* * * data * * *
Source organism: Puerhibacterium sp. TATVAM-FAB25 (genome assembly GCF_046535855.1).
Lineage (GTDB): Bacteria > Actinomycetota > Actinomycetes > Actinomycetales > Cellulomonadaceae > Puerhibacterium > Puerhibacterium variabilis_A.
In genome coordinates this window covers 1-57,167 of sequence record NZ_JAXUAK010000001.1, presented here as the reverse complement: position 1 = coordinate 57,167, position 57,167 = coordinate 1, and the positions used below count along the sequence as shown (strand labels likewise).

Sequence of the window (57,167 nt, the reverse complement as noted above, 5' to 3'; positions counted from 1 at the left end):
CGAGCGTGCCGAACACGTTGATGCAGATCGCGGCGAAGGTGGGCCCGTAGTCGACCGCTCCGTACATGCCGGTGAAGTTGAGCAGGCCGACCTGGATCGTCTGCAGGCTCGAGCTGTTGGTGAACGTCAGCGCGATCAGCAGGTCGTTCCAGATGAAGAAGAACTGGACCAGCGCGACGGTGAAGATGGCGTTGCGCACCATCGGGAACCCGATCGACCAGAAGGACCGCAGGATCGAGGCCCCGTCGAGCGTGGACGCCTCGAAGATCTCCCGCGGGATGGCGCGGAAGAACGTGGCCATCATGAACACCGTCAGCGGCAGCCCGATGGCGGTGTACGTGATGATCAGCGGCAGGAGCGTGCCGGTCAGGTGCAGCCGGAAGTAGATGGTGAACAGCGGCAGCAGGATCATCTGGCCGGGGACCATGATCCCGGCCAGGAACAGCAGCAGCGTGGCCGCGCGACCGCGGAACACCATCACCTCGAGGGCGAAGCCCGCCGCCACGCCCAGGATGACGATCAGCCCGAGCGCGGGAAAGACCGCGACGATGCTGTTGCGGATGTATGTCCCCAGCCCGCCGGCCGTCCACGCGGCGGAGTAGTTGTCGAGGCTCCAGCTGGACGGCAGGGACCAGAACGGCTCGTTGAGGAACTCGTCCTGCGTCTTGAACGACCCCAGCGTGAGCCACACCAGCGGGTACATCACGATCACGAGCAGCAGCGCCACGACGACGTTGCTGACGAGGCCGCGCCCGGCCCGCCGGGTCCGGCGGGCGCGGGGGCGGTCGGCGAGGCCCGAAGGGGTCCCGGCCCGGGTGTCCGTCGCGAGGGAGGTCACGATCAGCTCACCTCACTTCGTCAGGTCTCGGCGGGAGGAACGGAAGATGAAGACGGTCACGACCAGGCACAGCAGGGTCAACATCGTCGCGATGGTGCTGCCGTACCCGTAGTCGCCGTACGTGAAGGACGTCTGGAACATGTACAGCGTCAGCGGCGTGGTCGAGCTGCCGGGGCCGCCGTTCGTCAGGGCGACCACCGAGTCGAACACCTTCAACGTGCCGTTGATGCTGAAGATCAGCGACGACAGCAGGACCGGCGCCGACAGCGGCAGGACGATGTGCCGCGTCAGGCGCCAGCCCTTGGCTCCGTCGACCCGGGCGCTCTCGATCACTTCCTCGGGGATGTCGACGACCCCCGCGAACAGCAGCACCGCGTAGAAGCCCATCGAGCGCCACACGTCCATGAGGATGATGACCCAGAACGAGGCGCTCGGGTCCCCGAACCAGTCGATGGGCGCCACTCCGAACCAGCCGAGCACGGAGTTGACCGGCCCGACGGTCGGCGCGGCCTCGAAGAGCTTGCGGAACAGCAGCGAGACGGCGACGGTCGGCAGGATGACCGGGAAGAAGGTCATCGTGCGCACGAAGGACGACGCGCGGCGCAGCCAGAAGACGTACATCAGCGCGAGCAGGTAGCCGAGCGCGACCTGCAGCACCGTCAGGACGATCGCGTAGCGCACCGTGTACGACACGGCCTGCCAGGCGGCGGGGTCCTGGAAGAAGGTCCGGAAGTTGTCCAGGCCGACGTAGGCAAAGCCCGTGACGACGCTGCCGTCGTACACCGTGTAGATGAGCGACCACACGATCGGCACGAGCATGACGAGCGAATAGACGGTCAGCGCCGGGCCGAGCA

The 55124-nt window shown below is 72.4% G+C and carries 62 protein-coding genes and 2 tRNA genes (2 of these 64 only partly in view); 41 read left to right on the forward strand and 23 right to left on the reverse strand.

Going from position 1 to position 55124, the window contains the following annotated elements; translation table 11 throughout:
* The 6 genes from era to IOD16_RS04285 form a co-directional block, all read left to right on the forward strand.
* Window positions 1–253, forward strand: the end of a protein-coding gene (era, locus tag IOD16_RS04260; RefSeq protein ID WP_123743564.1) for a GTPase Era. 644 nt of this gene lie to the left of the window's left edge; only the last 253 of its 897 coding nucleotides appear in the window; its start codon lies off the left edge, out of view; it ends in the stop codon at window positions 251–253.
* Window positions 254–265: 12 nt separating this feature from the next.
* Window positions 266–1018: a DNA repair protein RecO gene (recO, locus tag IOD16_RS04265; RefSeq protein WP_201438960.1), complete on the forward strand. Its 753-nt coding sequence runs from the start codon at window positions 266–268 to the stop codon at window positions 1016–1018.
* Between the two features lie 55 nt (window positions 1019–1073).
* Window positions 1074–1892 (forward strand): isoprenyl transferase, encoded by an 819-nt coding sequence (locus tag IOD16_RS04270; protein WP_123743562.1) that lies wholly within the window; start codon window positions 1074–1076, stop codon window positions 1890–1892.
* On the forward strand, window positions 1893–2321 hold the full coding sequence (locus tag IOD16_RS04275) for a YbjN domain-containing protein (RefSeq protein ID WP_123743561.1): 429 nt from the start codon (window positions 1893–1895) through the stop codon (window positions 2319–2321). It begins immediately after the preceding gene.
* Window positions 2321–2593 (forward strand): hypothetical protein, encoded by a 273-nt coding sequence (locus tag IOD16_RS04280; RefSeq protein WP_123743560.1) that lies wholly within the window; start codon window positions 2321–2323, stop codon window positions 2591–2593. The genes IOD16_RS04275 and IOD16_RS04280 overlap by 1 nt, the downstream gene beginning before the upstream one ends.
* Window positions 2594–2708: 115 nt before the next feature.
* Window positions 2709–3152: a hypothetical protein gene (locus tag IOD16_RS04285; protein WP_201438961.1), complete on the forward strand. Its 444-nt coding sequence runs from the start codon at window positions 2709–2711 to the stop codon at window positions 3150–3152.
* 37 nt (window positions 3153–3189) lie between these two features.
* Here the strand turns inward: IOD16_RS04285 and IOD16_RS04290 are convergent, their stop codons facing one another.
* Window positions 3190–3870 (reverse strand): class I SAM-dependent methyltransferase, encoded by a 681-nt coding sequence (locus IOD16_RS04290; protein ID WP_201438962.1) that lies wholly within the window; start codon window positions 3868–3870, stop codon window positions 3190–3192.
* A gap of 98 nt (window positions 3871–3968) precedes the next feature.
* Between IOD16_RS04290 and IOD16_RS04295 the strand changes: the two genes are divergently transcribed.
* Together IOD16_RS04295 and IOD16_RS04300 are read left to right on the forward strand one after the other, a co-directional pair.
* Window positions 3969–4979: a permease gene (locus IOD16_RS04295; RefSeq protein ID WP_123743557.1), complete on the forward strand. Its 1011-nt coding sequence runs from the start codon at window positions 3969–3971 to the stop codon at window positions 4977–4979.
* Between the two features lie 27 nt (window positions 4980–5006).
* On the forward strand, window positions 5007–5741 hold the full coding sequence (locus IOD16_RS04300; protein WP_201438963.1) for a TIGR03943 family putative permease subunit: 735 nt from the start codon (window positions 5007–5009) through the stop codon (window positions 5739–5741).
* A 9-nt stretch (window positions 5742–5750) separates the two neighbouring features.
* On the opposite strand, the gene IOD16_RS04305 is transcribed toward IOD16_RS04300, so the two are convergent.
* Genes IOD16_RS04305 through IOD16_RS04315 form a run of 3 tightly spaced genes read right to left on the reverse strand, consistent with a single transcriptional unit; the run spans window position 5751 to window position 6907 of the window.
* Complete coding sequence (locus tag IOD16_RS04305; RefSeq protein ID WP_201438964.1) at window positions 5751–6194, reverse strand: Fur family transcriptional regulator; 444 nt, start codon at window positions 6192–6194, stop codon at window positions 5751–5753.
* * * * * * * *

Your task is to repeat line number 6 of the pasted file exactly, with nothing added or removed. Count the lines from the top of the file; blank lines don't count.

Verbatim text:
The 55124-nt window shown below is 72.4% G+C and carries 62 protein-coding genes and 2 tRNA genes (2 of these 64 only partly in view); 41 read left to right on the forward strand and 23 right to left on the reverse strand.